Lately, in our Crossover Newsletter (edited by my beautiful, talented, supportive wife, Danelle ), our family was highlighted. In my list of favorites, I put JordonCooper.com as one of my many favorites.
No one has made any comments, and I don't mean this to be defensive, but I don't think most people read with a discerning eye. For instance, Jordan Cooper is against the war with Iraq. I think there are those that would read Cooper, knowing I like to read it, and assume that I agree with all that he says. I don't. A list of "rules" for reading might be helpful.
1. Cooper reads a lot. He is a great resource for what is out there to read, and he often gives thorough summaries of these books. I think he read over a hundred books last year. And he is reading the books I would want to read with more time and faster abilities, books that challenge my thinking.
2. Cooper gives me insight into how a lot of the younger, Postmoderns think. It seems an odd viewpoint sometimes, but I think it is prevalent among younger people. And I want to know how this next generation thinks so I can engage them with the Gospel.
3. If I want to develop a conservative viewpoint, say on the war, I don't find that listening to conservatives helps me. Maybe it is my habit of taking the other side in a debate, or maybe they are more conservative to me and the flaws in their thinking stick out more to me than their good thinking. So listening to those more liberal than me, I am able to put together what I think are more cogent views.
4. I admit to a desire for an idealist viewpoint. Cooper posted a sermon by Tony Campolo, who certainly on the liberal side, but still seems to be very evangelical. I wish that what he said in this sermon were effective policy. I'm still not sure it isn't. If you had to pin me down, I would say I am for the war in Iraq though I honestly can't articulate a great reason why. It seems we have to do something. It goes into a murky argument about whether the United States Government is a tool of God. I'm certainly going to be supportive of our soldiers now that we are engaged. But Campolo's words ring true to me.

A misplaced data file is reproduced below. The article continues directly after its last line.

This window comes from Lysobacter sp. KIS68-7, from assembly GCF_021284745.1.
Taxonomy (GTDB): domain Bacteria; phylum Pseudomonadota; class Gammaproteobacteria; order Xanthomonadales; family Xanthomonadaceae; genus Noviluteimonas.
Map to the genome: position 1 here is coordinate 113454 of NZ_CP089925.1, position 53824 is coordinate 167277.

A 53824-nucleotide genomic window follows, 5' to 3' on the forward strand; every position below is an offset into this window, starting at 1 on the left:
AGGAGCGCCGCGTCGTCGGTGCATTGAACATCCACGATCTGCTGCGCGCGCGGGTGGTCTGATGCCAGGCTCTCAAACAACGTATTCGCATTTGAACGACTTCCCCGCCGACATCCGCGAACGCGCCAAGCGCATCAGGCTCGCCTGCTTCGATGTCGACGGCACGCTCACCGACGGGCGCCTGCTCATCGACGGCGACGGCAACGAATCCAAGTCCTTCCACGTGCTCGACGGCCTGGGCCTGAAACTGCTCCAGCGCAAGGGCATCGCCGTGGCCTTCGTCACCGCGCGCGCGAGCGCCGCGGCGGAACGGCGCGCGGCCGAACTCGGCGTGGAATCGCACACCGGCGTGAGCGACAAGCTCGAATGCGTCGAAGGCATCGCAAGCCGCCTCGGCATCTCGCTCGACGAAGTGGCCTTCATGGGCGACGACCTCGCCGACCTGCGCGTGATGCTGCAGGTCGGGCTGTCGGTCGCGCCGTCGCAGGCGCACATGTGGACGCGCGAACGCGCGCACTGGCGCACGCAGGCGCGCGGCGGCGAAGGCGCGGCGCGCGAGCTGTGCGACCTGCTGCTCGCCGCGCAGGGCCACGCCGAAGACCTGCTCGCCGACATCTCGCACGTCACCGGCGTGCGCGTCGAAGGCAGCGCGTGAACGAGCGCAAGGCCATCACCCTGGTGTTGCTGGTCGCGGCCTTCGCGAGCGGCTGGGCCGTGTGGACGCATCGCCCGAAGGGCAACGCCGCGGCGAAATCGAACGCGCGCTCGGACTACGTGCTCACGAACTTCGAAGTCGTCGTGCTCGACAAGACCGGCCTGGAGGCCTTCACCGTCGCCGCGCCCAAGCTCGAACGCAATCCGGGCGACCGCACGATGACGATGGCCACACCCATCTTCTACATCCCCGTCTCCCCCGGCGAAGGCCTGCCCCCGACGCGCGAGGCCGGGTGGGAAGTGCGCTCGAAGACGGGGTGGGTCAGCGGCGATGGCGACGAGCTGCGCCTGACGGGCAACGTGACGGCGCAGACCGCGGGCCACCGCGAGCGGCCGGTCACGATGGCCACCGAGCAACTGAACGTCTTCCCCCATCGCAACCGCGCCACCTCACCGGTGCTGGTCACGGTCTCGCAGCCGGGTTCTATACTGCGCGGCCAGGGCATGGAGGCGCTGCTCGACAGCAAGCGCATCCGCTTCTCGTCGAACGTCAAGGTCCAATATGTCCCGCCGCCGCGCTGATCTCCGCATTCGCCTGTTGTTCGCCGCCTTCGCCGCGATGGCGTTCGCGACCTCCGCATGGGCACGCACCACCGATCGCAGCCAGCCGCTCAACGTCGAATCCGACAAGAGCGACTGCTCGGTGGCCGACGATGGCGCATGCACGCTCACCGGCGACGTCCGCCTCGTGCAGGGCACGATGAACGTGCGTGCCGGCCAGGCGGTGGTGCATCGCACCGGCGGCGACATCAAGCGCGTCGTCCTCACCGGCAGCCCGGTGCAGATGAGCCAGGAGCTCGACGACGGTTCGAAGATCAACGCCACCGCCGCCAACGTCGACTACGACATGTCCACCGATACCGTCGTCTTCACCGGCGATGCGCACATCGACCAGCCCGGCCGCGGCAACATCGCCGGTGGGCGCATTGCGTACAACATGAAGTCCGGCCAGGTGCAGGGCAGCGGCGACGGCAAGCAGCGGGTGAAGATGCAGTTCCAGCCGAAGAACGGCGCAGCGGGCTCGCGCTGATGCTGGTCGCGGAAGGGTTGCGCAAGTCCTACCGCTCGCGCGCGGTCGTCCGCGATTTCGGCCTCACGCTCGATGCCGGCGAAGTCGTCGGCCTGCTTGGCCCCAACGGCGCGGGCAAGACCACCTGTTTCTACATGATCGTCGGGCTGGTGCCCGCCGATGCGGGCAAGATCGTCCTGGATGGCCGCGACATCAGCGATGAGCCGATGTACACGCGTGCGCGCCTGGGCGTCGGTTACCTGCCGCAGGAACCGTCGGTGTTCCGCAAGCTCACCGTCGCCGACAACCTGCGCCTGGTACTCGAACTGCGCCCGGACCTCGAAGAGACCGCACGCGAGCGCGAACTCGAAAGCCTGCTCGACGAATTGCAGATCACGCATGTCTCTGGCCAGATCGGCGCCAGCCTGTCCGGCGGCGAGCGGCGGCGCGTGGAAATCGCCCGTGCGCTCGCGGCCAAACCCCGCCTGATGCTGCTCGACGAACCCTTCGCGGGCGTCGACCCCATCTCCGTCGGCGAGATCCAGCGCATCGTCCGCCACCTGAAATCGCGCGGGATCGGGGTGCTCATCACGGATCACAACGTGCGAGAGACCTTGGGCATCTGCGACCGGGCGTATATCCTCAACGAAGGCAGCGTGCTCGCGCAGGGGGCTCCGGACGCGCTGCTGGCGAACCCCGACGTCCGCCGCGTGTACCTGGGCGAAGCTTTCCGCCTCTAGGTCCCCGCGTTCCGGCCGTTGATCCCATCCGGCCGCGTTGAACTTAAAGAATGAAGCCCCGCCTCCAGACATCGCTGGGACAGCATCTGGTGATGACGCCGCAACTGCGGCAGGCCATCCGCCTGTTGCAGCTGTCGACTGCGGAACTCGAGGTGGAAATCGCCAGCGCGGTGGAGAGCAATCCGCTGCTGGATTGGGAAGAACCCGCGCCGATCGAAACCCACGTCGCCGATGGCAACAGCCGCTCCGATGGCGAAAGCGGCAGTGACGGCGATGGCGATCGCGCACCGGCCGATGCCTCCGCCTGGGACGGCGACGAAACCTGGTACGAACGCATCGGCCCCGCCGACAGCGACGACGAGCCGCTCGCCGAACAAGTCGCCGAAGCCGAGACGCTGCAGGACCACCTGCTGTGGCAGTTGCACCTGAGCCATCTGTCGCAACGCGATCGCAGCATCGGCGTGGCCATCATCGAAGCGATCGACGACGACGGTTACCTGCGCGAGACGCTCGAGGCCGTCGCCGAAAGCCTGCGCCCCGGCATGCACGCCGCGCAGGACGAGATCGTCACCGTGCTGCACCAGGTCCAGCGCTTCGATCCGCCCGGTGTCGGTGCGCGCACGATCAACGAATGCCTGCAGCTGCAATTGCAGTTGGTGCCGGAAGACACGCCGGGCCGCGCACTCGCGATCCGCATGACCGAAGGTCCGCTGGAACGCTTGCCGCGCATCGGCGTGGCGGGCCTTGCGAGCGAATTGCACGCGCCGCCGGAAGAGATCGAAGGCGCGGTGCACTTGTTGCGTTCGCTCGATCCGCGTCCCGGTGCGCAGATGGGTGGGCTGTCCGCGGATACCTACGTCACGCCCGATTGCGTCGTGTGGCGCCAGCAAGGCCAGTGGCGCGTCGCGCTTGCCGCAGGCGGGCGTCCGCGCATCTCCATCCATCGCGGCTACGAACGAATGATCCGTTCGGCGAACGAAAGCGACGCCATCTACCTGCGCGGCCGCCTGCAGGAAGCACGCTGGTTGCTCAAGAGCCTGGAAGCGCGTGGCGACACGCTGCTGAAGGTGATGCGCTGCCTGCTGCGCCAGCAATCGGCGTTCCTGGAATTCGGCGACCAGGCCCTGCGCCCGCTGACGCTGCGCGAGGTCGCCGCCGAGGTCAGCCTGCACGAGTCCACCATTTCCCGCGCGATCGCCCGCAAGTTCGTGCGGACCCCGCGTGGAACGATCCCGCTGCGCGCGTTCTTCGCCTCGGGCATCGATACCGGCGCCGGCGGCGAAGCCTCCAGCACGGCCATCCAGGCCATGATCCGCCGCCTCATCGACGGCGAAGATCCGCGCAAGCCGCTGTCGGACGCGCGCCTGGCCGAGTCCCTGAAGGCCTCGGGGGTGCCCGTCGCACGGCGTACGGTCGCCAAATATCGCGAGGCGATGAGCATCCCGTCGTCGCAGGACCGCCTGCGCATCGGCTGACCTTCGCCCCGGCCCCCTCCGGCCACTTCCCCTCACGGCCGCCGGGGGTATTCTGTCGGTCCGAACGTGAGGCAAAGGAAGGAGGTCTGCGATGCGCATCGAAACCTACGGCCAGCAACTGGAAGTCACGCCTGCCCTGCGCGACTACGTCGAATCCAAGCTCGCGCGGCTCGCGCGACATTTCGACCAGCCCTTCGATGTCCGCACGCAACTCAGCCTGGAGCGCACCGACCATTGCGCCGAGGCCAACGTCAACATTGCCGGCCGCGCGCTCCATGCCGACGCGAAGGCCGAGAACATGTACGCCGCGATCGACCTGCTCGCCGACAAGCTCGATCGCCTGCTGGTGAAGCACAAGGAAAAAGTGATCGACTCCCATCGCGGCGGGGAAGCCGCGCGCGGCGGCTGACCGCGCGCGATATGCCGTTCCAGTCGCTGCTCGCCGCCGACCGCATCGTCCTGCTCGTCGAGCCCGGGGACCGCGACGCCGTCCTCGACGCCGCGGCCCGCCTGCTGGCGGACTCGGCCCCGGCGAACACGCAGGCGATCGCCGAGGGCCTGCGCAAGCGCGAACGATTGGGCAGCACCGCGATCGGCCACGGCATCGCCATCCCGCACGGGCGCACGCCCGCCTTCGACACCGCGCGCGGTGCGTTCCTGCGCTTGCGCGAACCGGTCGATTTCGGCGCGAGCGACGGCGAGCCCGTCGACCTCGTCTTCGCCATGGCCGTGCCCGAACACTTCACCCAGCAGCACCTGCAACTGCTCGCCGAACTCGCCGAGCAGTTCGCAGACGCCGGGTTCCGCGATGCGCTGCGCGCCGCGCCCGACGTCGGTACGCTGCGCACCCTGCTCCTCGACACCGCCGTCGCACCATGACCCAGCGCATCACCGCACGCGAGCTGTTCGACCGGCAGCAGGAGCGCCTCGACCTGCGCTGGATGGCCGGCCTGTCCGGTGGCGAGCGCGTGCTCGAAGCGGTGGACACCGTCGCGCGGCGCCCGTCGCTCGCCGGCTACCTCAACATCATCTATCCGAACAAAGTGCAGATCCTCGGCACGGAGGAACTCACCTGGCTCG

Here is an excerpt:
I was asked quite simply, in a debate, "What do you suggest as an alternative? I mean, Saddam Hussein is a crazy man, he is a threat to civilization, how do you stop him?"
Has anybody every thought about doing things the way Jesus told us to do them?
We've embargoed Iraq for the last 10 years. A half a million children in Iraq under the age of 12 have died as a direct result of that embargo, either from malnutrition of from lack of medicine. Here's the foreign policy I would suggest: to end the embargo! The Bible says if your enemy hungers -- what? -- feed him. If he's naked, clothe him, if he's sick, care for him.
Nothing would destroy the authority of Saddam Hussein more than if we Christians provided a massive relief program of food and medicine to the people of Iraq. And if we are going to pave the way for missionary enterprise, we have got to do that. We've got to do that. I don't know who's going to do it; but somebody's got to organize the Christian community, and say we're going to load up freighters with food and medicine -- and we're going to send them to Iraq, and we dare the US Navy to stop us.
When we try to feed the hungry, clothe the naked, you say "You can't overcome Saddam Hussein that way" . . . I believe in Jesus, and Jesus says "Overcome evil with [good]."
So if you want to know what I think, ask me. Don't assume. I listen to Rush Limbaugh (some, don't really like him so much) and Larry King (some, I don't really like him so much.) Don't assume you'll get easy answers from me. You won't. You'll probably get questions instead.
"Ahhh, so you must be Libertarian or Socialist or something." No, I'm trying to be a disciple of Jesus. The goal is a depth of God that helps me to fulfill His will, and I take this extremely seriously.